Art works are stolen from museums and it is the highest priority for both the museum and police officials to recover the painting. However, there have been cases where the paintings have never been recovered, or not yet been recovered.
One such painting, from the never been recovered category is that of the ‘The Just Judges’, painted by the Eyck brothers between 1430–32. It was part of an altarpiece ‘Adoration of the Mystic Lamb’ (also known as the Ghent Altarpiece), and was stolen during the night of 10 April 1934 from Saint Bavo Cathedral in Ghent, Belgium where it was displayed with the rest of the altarpiece.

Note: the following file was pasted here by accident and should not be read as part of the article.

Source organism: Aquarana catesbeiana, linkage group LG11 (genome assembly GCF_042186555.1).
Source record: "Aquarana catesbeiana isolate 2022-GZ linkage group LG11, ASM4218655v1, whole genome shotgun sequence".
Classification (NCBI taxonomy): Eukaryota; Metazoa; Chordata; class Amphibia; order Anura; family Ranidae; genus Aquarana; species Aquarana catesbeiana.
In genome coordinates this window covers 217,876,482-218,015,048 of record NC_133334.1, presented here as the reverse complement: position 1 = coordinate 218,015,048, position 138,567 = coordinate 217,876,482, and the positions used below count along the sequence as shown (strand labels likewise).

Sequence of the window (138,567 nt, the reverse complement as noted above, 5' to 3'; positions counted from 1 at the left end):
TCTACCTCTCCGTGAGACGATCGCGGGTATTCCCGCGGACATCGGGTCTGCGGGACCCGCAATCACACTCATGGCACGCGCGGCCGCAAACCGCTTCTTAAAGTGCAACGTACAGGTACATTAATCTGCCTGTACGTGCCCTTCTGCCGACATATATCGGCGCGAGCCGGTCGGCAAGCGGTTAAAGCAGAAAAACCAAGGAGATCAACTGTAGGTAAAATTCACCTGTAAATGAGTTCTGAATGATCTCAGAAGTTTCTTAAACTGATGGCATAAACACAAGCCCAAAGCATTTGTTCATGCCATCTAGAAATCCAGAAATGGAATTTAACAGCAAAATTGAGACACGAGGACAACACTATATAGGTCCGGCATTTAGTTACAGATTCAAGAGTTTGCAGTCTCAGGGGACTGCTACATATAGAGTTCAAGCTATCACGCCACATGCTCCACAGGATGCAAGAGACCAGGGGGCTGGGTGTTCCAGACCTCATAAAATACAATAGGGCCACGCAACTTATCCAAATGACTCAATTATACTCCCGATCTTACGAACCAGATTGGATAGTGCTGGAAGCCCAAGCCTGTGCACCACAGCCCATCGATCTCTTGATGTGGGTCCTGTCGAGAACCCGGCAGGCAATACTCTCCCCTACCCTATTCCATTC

This painting is the lower left panel of the Ghent Altarpiece, painted by Jan van Eyck or his brother Hubert Van Eyck. It was stolen in 1934 and has never been found. Shortly after the theft, the thief/thieves started a letter correspondence with the police and 11 letters were exchanged. A ransom of one million Belgian francs was asked for and in good faith the ransomer returned one part of the panel. The self-proclaimed thief, Arsène Goedertier, revealed on his deathbed that he was the only one who knew where the painting was and would take the secret to his grave. To this day, a police detective remains assigned to this case.